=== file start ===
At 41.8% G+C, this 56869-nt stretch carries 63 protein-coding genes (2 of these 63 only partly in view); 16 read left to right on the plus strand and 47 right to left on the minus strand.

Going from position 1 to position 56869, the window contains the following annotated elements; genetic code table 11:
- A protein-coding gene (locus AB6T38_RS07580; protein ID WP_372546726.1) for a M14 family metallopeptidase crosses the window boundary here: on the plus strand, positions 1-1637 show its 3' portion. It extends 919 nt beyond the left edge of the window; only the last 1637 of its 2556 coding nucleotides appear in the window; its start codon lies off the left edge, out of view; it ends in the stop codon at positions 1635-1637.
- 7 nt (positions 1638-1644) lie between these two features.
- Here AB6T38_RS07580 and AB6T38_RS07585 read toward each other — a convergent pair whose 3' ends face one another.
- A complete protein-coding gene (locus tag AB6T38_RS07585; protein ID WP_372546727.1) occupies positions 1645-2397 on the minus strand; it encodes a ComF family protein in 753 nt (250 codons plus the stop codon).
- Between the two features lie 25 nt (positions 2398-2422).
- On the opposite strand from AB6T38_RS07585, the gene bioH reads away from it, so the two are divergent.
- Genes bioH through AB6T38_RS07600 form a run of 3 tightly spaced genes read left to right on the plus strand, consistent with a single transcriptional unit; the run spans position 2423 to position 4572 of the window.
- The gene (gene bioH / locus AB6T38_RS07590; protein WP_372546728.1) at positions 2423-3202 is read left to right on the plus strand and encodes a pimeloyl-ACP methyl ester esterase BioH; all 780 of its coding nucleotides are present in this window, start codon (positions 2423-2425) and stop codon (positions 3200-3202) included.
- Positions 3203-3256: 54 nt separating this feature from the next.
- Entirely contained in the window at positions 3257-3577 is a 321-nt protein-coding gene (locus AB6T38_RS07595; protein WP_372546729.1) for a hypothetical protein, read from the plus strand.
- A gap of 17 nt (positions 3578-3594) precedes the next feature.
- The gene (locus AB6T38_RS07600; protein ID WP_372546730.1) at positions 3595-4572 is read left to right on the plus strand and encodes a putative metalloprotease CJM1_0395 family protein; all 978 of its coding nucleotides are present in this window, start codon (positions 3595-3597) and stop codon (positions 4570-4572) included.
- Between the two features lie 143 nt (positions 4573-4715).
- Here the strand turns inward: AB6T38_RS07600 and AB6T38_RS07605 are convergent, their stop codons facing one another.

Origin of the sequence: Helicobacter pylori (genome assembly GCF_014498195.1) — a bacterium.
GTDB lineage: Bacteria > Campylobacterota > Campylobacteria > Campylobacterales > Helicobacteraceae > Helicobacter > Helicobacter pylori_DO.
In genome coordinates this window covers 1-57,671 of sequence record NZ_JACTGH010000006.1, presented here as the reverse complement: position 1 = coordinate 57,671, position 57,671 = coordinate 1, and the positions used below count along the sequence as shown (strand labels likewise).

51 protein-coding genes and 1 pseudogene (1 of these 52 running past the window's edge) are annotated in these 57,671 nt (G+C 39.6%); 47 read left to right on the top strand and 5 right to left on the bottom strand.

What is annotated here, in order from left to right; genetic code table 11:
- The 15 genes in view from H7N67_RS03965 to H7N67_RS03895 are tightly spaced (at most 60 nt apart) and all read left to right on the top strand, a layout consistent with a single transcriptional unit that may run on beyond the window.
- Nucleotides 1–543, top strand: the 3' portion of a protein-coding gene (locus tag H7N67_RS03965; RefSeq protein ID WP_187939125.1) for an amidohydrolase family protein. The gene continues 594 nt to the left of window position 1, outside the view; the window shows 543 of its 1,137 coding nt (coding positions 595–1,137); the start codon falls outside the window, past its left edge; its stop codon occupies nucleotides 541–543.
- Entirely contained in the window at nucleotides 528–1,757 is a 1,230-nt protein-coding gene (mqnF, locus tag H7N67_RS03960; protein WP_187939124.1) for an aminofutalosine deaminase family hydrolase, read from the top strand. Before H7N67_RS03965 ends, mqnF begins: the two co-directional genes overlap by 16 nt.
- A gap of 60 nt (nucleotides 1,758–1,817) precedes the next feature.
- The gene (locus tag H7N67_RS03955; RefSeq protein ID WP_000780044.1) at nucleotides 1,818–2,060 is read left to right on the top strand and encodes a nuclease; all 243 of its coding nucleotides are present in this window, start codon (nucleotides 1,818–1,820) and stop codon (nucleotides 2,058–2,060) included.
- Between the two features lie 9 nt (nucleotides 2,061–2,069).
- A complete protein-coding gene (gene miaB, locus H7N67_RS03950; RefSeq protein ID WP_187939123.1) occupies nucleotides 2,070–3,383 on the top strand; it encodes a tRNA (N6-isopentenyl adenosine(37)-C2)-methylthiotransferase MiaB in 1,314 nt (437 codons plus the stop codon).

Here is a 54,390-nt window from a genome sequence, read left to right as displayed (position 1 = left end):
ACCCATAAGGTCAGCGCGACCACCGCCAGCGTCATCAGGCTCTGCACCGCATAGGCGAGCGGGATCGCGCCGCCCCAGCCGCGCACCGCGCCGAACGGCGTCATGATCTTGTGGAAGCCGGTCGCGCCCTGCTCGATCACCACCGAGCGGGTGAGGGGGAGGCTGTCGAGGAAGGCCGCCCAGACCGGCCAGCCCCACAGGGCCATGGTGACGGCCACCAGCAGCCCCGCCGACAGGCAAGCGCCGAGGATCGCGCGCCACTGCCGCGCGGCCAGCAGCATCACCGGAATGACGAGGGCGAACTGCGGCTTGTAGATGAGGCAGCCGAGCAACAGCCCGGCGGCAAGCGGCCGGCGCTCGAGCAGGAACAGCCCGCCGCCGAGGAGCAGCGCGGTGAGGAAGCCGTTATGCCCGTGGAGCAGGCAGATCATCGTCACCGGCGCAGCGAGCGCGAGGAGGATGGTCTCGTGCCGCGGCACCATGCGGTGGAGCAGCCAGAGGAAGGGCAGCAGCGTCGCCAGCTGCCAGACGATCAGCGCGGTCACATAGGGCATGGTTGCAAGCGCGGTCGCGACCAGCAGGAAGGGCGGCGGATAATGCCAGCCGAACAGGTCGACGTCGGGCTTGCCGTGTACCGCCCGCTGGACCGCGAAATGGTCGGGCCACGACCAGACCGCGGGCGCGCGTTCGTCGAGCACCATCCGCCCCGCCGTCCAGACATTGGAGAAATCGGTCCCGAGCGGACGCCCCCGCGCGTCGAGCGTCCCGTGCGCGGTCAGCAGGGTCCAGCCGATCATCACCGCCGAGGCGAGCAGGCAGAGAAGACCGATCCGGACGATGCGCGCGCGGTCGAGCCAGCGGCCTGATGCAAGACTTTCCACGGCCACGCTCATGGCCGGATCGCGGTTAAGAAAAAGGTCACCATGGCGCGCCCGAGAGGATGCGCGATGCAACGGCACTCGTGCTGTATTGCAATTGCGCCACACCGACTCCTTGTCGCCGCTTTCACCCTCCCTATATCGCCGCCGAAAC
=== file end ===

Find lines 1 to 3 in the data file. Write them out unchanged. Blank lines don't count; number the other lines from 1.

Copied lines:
At 41.8% G+C, this 56869-nt stretch carries 63 protein-coding genes (2 of these 63 only partly in view); 16 read left to right on the plus strand and 47 right to left on the minus strand.

Going from position 1 to position 56869, the window contains the following annotated elements; genetic code table 11:
- A protein-coding gene (locus AB6T38_RS07580; protein ID WP_372546726.1) for a M14 family metallopeptidase crosses the window boundary here: on the plus strand, positions 1-1637 show its 3' portion. It extends 919 nt beyond the left edge of the window; only the last 1637 of its 2556 coding nucleotides appear in the window; its start codon lies off the left edge, out of view; it ends in the stop codon at positions 1635-1637.